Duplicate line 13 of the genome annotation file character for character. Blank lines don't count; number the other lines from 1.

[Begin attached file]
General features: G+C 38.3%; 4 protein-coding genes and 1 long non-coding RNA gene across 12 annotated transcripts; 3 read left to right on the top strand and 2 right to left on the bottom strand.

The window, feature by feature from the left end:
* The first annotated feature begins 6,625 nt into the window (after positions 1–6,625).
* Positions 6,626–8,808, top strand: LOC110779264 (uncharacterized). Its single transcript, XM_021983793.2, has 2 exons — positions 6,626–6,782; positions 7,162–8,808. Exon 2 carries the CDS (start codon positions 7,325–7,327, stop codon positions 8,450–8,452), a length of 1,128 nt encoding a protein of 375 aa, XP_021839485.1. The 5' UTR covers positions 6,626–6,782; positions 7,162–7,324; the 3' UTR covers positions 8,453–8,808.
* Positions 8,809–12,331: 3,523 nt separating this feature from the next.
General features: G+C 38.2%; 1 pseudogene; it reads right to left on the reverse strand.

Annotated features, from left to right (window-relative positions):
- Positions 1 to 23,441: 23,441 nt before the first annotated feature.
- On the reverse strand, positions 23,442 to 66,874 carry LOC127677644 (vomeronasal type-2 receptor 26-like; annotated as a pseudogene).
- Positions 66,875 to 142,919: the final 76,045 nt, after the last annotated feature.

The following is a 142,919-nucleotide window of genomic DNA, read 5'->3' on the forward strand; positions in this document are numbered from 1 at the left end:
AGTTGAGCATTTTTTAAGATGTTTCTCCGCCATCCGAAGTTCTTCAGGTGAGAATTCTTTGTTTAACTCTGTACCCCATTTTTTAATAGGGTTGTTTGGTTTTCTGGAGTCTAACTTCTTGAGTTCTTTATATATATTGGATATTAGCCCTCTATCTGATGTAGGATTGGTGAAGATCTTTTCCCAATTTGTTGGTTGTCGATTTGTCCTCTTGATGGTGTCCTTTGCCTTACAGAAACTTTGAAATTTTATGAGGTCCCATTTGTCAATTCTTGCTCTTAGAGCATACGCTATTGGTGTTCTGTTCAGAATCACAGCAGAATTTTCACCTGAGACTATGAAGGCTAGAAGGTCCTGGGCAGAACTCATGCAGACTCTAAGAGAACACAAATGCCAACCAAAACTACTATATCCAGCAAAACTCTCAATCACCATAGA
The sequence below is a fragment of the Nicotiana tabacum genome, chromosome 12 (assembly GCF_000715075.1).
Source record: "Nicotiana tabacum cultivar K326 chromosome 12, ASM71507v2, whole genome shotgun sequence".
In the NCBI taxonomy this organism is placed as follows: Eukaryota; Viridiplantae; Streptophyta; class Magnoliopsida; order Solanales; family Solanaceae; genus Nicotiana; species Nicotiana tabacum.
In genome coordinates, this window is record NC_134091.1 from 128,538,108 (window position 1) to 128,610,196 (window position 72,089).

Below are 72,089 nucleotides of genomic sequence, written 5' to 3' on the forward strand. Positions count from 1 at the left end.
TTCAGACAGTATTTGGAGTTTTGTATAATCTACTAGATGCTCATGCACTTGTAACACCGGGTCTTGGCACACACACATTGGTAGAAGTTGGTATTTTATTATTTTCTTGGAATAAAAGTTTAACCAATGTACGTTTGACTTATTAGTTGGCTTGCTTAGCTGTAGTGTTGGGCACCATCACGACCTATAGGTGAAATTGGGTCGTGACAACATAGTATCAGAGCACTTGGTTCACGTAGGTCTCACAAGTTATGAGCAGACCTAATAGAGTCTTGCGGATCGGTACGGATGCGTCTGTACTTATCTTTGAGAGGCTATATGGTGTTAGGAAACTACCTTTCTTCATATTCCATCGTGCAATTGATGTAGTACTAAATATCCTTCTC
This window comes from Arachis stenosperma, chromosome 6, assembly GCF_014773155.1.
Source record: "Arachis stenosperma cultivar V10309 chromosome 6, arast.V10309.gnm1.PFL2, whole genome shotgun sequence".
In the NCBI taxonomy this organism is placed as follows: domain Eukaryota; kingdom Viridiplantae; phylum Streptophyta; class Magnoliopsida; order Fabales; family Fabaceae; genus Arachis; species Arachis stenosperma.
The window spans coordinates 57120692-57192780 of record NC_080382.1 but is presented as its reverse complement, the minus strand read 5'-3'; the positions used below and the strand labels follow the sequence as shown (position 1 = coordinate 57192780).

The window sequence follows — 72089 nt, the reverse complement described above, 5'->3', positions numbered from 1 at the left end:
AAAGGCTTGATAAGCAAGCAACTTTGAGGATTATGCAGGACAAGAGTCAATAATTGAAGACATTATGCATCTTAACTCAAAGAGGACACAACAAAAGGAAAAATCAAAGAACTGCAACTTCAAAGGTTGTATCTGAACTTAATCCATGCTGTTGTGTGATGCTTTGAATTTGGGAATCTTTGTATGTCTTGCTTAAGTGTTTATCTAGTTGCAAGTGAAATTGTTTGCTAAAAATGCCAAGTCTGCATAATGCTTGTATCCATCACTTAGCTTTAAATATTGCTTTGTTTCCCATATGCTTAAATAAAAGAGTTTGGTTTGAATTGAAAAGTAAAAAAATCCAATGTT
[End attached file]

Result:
The sequence below is a fragment of the Nicotiana tabacum genome, chromosome 12 (assembly GCF_000715075.1).